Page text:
When England last made the final of a major football championship, there were no substitutes permitted during a game.
Unlike today, there was no possibility of second-half tactical switches, and any injuries meant that teams were forced to play a man short.
It was 1966, and the rule regarding replacements wouldn't be brought in for another few years.
A season ticket for that World Cup in England, which included the final, a semifinal and a quarter-final cost £25.75, or as little as £3.87 for a spot on the terraces.
Queen Elizabeth II had been reigning monarch for 15 years, while the oldest player on the England team (Ray Wilson) was on a basic wage of £60 a week at Everton.
It was truly another world.
If you want to understand why England's presence in the European Championship final has been so widely celebrated, it's because most of their fans have been waiting a lifetime to see the "Three Lions" in another decider.
Back in 1966, in the days of a 16-team Fifa World Cup, England had a tough path.
They faced Uruguay (0-0), Mexico (2-0) and France (2-0) in group play, then Argentina (1-0) in the quarter-final.
England then edged past Portugal (2-1) – who featured Eusebio, one of the greatest players of all time – before the extra time defeat of Franz Beckenbauer's West Germany (4-2) in the final.
At 5.15pm on Saturday July 30, 1966, England were world champions. There was a function that night at a Kensington hotel, before the players returned to their homes and families the following day.
The 1966 triumph was meant to be the start of a golden era, but success was fleeting.
Four years later in Mexico England lost at the quarter-final stage, beaten 3-2 by West Germany after leading 2-0 at one point.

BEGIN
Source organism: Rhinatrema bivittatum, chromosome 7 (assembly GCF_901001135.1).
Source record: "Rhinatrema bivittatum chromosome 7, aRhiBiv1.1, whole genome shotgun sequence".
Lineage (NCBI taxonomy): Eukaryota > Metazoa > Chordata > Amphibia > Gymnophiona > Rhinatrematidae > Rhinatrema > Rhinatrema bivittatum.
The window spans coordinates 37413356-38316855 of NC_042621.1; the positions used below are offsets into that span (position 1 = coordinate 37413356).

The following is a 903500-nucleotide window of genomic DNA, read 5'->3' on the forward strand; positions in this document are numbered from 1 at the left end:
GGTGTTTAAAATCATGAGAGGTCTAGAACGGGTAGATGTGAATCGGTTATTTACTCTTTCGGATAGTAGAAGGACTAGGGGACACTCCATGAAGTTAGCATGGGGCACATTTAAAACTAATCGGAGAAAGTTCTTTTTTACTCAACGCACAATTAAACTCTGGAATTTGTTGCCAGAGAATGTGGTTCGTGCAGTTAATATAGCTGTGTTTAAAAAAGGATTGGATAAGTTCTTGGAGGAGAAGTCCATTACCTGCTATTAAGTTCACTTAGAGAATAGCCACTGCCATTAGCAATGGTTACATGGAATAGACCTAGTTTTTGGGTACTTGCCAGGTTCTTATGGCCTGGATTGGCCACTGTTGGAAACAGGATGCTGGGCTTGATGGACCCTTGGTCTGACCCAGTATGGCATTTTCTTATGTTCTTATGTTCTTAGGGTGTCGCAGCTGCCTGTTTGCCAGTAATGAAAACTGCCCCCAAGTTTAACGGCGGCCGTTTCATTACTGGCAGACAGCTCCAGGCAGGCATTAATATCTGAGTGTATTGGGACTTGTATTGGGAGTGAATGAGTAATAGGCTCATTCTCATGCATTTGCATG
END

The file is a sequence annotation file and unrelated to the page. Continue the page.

That was the cue for a dark decade, as England missed qualifying for the next two World Cups (1974 and 1978) before being bested by the Germans again in 1982.
During the 1986 World Cup, I missed some afternoon classes at Avondale Intermediate to watch England's games with a London-born friend.
As Bobby Robson's side gained momentum, he was convinced England were the best team in Mexico and crushed when they were eliminated by Argentina, partly thanks to Diego Maradona's "hand of God".
At Italia '90 England were one of the major contenders, unfortunate to lose to a ruthless German team on penalties in the semifinal.
They missed qualifying in bizarre circumstances for the 1994 World Cup, then suffered one of the most heartbreaking home defeats in sporting history at the 1996 European Championships.
After reaching the last four, they were the better side for most of the semifinal against Germany – contriving to miss some golden opportunities in extra time – before losing a penalty shootout in front of 75,000 fans at Wembley.
In the intervening years there has been a catalogue of painful defeats.
There were shootout exits in 1998 (to Argentina), 2004 (Portugal), 2006 (Portugal) and 2012 (Italy), a group stage to loss to unheralded Romania in 2000 and a costly goalkeeping howler in South Africa in 2010.
In 2016 England emerged unbeaten out of group play, before being stunned by a resolute Iceland team in the second round.
It's sporting pain on a level Kiwis can't begin to understand; not even the All Blacks' 24-year wait between Rugby World Cups comes close, as rugby's comparatively small field of nations means New Zealand were always hovering near the top table, not locked out for nearly half a century.
That's why, whatever happens in the final against Italy, England fans will always remember the summer of 2021, when football finally came home.